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Correlation Aware Database Designer for Materialized Views and Indexes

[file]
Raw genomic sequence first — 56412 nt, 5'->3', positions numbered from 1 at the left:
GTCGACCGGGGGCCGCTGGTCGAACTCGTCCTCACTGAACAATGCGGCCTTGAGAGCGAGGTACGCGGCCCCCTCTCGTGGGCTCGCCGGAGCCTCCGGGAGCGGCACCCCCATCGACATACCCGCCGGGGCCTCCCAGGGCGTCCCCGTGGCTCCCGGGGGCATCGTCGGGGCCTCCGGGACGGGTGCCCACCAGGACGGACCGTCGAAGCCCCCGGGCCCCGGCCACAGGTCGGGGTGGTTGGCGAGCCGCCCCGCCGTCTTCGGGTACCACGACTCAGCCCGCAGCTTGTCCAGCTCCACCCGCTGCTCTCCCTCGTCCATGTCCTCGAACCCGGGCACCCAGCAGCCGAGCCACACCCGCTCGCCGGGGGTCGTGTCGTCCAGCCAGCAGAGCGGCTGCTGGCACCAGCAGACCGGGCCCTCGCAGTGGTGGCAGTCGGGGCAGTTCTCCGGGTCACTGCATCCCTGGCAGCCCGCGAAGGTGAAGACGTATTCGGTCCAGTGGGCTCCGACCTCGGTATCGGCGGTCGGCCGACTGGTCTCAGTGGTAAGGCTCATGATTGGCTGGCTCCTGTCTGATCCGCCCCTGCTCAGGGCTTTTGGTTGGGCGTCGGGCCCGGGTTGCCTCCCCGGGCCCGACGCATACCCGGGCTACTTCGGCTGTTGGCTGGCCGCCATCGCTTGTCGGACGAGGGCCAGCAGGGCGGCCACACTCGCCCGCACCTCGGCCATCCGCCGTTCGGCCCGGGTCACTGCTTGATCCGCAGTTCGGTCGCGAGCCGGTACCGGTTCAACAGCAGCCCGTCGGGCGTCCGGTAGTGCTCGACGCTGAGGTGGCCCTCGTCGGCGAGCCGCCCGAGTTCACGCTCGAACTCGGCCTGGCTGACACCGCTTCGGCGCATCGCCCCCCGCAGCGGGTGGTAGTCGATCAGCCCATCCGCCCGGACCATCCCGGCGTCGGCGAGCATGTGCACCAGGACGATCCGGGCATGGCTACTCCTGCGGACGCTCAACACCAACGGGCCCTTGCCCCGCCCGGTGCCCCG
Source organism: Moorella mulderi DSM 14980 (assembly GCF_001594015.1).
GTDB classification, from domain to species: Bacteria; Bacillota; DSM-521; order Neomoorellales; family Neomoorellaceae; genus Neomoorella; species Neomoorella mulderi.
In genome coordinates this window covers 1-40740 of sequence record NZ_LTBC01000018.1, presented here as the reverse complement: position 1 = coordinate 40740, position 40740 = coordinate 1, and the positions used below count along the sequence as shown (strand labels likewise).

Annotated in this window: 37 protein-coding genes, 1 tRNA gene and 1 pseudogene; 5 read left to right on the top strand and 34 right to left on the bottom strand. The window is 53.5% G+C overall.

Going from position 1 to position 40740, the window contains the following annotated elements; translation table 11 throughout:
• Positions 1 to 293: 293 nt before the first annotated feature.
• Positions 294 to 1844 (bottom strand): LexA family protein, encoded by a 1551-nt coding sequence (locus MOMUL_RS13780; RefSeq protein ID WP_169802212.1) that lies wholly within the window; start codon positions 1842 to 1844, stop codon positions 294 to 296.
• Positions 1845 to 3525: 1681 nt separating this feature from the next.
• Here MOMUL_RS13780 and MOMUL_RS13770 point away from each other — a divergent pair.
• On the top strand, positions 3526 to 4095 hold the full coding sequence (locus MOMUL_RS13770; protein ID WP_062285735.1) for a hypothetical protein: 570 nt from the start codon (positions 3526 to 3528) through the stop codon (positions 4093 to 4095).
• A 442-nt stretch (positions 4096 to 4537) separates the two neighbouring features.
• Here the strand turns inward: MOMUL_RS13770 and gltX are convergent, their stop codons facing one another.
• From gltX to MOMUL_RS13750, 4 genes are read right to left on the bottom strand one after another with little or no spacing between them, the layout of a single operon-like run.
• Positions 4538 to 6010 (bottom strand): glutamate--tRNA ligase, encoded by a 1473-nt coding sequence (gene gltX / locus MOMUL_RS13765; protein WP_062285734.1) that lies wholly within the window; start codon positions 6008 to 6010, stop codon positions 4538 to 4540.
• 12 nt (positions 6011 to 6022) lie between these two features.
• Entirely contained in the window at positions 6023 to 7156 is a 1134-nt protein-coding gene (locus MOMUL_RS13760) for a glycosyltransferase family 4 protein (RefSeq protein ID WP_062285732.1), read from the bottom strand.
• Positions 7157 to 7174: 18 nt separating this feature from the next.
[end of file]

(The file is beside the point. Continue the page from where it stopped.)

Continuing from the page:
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CORADD: Correlation Aware Database Designer forMaterialized Views and IndexesHideaki Kimura George Huo Alexander Rasin Samuel Madden Stanley B. ZdonikBrown University Google, Inc. Brown University MIT CSAIL Brown [email protected] [email protected] [email protected] [email protected] [email protected] describe an automatic database design tool that exploits corre-lations between attributes when recommending materialized views(MVs) and indexes. Although there is a substantial body ofrelated work exploring how to select an appropriate set of MVsand indexes for a given workload, none of this work has exploredthe effect of correlated attributes (e.g., attributes encoding relatedgeographic information) on designs. Our tool identifies a set ofMVs and secondary indexes such that correlations between theclustered attributes of the MVs and the secondary indexes areenhanced, which can dramatically improve query performance.It uses a form of Integer Linear Programming (ILP) called ILPFeedback to pick the best set of MVs and indexes for givendatabase size constraints. We compare our tool with a state-of-the-art commercial database designer on two workloads, APB-1and SSB (Star Schema Benchmark—similar to TPC-H). Our resultsshow that a correlation-aware database designer can improve queryperformance up to 6 times within the same space budget whencompared to a commercial database designer.1. INTRODUCTIONCorrelations are extremely common in the attributes of real-world relational datasets. One reason for this is that databases tendto use many attributes to encode related information; for example,area codes, zip codes, cities, states, longitudes, and latitudes allencode spatial data, using slightly different representations, andthese attributes are highly correlated (e.g., a given city name usuallyoccurs in only one or two states.) Similar cases occur in manyapplications; for example, in a retail database, there might beproducts (e.g., cars) with manufacturers and models. In the caseof cars, a given model is likely made by only one manufacturer(e.g., Ford Escape) for a particular set of years (2000–2009) in aparticular set of countries (US), yet these are represented by fourdifferent attributes in the database. Correlations also occur dueto natural relationships between data; for example, in a weatherdatabase, high humidity and high temperatures are correlated, andsunny days are also correlated with hot days. Many other examplesare described in recent related work [3, 7, 11].Previous work has shown that the presence of correlationsbetween different attributes in a relation can have a significantimpact on query performance [7, 11]. If clustered index keys arewell-correlated with secondary index keys, looking up values onthe secondary index may be an order of magnitude faster than theuncorrelated case. As a simple example, consider the correlationbetween city names and state names in a table People (name, city,Permission to make digital or hard copies of all or part of this work forpersonal or classroom use is granted without fee provided that copies arenot made or distributed for profit or commercial advantage and that copiesbear this notice and the full citation on the first page. To copy otherwise, torepublish, to post on servers or to redistribute to lists, requires prior specificpermission and/or a fee. Articles from this volume were presented at The36th International Conference on Very Large Data Bases, September 13-17,2010, Singapore.Proceedings of the VLDB Endowment, Vol. 3, No. 1Copyright 2010 VLDB Endowment 2150-8097/10/09... $ 10.00.state, zipcode, salary) with millions of tuples. Suppose wehave a secondary index on city names and our query determinesthe average salary in “Cambridge,” a city in both Massachusettsand in Maine. If the table is clustered by state, which is stronglycorrelated with city name, then the entries of the secondary indexwill only point to a small fraction of the pages in the heap file (thosethat correspond to Massachusetts or Maine.) In the absence ofcorrelations, however, the Cantabrigians will be spread throughoutthe heap file, and our query will require reading many more pages(of course, techniques like bitmap scans, indexes with includedcolumns and materialized views can also be used to improveperformance of such queries.) Thus, even if we run the same queryon the same secondary index in the two cases, query performancecan be an order of magnitude faster with a correlated clusteredindex. We note that such effects are most significant in OLAP (data-warehouse) applications where queries may scan large ranges, incontrast to OLTP databases that tend to perform lookups of single-records by primary keys.Moreover, such correlations can be compactly represented ifattributes are strongly correlated [3, 11]. For example, in [11],we show that by storing only co-occurring distinct values of theclustered and secondary index keys, the secondary index can bedramatically smaller than conventional dense B+Trees, which storeone entry per tuple rather than one tuple per distinct value.This means that, by selecting clustered indexes that are well-correlated with predicated attributes, we can reduce the size andimprove the performance of secondary indexes built over thoseattributes. In many cases, these correlations make secondary indexplans a better choice than sequential scans.Although previous work has shown the benefit of correlationson secondary index performance, it has not shown how to au-tomatically select the best indexes for a given workload in thepresence of correlations. Conversely, previous work on automateddatabase design has not looked at accounting for correlations.Hence, in this work, we introduce a new database design toolnamed CORADD (CORrelation Aware Database Designer) thatis able to take into account attribute correlations. CORADDfirst discovers correlations among attributes and then uses thisinformation to enumerate candidate materialized views (MVs) andclustered indexes over them, selecting a set of candidates that offergood query performance in the presence of correlations. To selectan optimal set of MVs within a given space budget, CORADDchooses amongst the candidates using an optimized integer lin-ear programming (ILP) technique called ILP Feedback. Finally,it builds compressed secondary indexes on the MVs that takeadvantage of the strong correlations, offering good performanceespecially over warehouse-style workloads that